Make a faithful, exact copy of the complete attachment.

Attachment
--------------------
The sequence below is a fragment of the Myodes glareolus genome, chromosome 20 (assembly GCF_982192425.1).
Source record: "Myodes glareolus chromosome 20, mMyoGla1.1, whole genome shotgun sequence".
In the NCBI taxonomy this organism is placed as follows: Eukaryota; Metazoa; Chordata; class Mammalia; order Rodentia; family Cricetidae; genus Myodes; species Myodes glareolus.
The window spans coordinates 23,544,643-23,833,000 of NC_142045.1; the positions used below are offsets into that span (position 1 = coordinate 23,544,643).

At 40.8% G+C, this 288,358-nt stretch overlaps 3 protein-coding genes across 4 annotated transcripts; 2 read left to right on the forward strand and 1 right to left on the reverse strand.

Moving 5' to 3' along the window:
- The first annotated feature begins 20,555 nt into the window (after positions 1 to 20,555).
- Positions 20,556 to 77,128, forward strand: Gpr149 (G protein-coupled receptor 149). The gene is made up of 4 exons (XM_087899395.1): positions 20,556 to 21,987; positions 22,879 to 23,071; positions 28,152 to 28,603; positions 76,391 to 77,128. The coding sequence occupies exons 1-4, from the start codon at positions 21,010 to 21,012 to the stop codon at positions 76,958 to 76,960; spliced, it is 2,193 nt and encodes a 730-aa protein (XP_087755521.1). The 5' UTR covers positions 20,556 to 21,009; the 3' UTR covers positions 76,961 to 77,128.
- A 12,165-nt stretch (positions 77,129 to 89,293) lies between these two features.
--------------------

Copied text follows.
The sequence below is a fragment of the Myodes glareolus genome, chromosome 20 (assembly GCF_982192425.1).
Source record: "Myodes glareolus chromosome 20, mMyoGla1.1, whole genome shotgun sequence".
In the NCBI taxonomy this organism is placed as follows: Eukaryota; Metazoa; Chordata; class Mammalia; order Rodentia; family Cricetidae; genus Myodes; species Myodes glareolus.
The window spans coordinates 23,544,643-23,833,000 of NC_142045.1; the positions used below are offsets into that span (position 1 = coordinate 23,544,643).

At 40.8% G+C, this 288,358-nt stretch overlaps 3 protein-coding genes across 4 annotated transcripts; 2 read left to right on the forward strand and 1 right to left on the reverse strand.

Moving 5' to 3' along the window:
- The first annotated feature begins 20,555 nt into the window (after positions 1 to 20,555).
- Positions 20,556 to 77,128, forward strand: Gpr149 (G protein-coupled receptor 149). The gene is made up of 4 exons (XM_087899395.1): positions 20,556 to 21,987; positions 22,879 to 23,071; positions 28,152 to 28,603; positions 76,391 to 77,128. The coding sequence occupies exons 1-4, from the start codon at positions 21,010 to 21,012 to the stop codon at positions 76,958 to 76,960; spliced, it is 2,193 nt and encodes a 730-aa protein (XP_087755521.1). The 5' UTR covers positions 20,556 to 21,009; the 3' UTR covers positions 76,961 to 77,128.
- A 12,165-nt stretch (positions 77,129 to 89,293) lies between these two features.